By Cathy Rose A. Garcia
Associate Editor
BARCELONA — Even as renewables continue to grow, the global gas industry is confident natural gas still has a key role to play in the energy sector.
At the same time, top industry executives are also pushing back at criticism that natural gas is hindering the growth of renewable energy sources.
“For the power sector, we see natural gas as the best complement for intermittent renewable energy and obviously, the best substitute for polluting energy which is essentially oil, diesel or coal,” Engie Executive Vice-President Pierre Chareyre said during a panel discussion at last week’s Gastech Exhibition and Conference here.
Marcelino Oreja, chief executive of Spanish giant Enagas, said gas is not just a “good back-up” for renewables, but is also needed to support the growth of industry.
“For many people who don’t know about gas, they think gas is stopping the growth of renewables and that’s what makes people very against us. Many of the infrastructure we are building, promoting in Europe, there are demonstrations because people think we are stopping the growth of renewables,” Mr. Oreja noted during the same panel.
While some say that renewables will soon overtake the need for natural gas, particularly in the power generation sector, Black & Veatch Chairman and CEO Steven L. Edwards is positive that natural gas still has a role to play in the future.
“We are confident that natural gas has a role, even as renewables reshape the electricity industry… I’m a strong proponent of natural gas complementing renewables. I believe renewables will increase greatly around the world but at different paces,” he said.
Engie’s Mr. Chareyre says gas is the “best friend” of renewables. “Only combination of natural gas and electricity solution can keep energy transition costs at a socially acceptable level because most of the investments in gas infrastructure has already been done. It will be able to cope with challenge of energy transition in a clean and effective way,” he added.
Black & Veatch’s Mr. Edwards said the industry needs to pay close attention to three trends to determine the role natural gas will play in the future.
“First is the cost of renewables that will continue to decrease at a rapid rate. That’s a long established trend at this point… Costs are decreasing which indicate renewables will continue to capture a greater share of the market,” he said.
One trend to watch is how innovations in battery storage will have an effect on the electricity grid.
“Those technologies are new, not very cost-competitive without government subsidies to move those forward.
But there are huge amounts of investment pouring into storage right now and… the timing of when storage will help address intermittency of renewables, in our view… will take decades,” Mr. Edwards said.
Another trend is the rapid growth of electrification due to electric vehicles, which Mr. Edwards said provides opportunity for both renewables and natural gas.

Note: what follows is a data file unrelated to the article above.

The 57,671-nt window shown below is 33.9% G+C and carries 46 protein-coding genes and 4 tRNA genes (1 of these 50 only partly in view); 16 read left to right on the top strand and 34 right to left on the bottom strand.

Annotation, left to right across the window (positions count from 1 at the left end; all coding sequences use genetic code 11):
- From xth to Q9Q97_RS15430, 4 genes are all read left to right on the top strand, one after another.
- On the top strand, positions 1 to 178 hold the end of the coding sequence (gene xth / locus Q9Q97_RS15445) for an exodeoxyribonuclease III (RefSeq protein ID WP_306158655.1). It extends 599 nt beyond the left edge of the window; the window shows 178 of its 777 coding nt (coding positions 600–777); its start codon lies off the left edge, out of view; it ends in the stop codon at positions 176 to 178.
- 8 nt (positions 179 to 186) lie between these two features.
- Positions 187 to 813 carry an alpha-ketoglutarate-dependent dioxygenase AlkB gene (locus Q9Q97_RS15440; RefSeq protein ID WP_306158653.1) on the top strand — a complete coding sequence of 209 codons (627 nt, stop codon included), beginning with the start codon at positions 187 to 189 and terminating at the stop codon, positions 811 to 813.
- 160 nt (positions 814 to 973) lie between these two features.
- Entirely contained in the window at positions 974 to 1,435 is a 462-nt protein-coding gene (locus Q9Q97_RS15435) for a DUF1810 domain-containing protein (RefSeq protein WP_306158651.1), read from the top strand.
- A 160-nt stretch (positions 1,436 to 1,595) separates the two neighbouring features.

“As we transition from fuel to electric vehicles, we believe the solution means there will be more power needed from the grid, and both sources will play a significant role in filling the gap. The biggest challenge in renewables is the stability of the grid and intermittency of those sources,” he said.
For Mr. Edwards, what is important is for the natural gas industry to find ways to innovate to keep pace with innovations in the renewable energy sector.
“As the prices come down, natural gas will need to stay on a curve to innovate and competitive with renewables,” he said.
Meanwhile, the gas industry is seeing opportunities for future growth, particularly in the transportation sector.
“We think natural gas will increase and grow in the use for transportation. In Spain, we are behind the use of natural gas for vehicles and we are pushing that through Enagas and investing in gas stations,” Mr. Oreja said.
Astrid Alvarez, CEO of Grupo Energia Bogota, said it is important for emerging countries like Colombia and Peru (where the company operates) to use of gas for the mass transportation sector.
“There are challenges and opportunities, especially in our cities, where the newest vehicles pay more taxes than the oldest ones. It’s very strange but we should change the policies. Cities should have lowest taxes for the gas vehicles, so it will give you an incentive to use a gas vehicles. In Colombia and Peru, we want to have policy that will increase gas-powered mass transportation, buses, taxes and small vehicles for logistics,” Ms. Alvarez said.
Engie’s Mr. Chareyre said his view of the future of transport systems in Western Europe is based on a mix of fuels and electricity.
“We think gas is an essential solution for heavy vehicles like buses and trucks. In that field there are not so many substitutes… In Paris, for the local transport system… there will be a fleet of buses running on biogas with dedicated fueling stations. That means the bus system will be fully clean in France by 2025,” he said.
Engie is also working on liquefied natural gas (LNG) for bunkering. “We think the maritime industry is going into that direction. We see LNG as the cleanest fuel for shipping and cargo. We think natural gas and LNG and biomass will play an important role in the future for decarbonizing and cleaning transportation,” Mr. Chareyre said.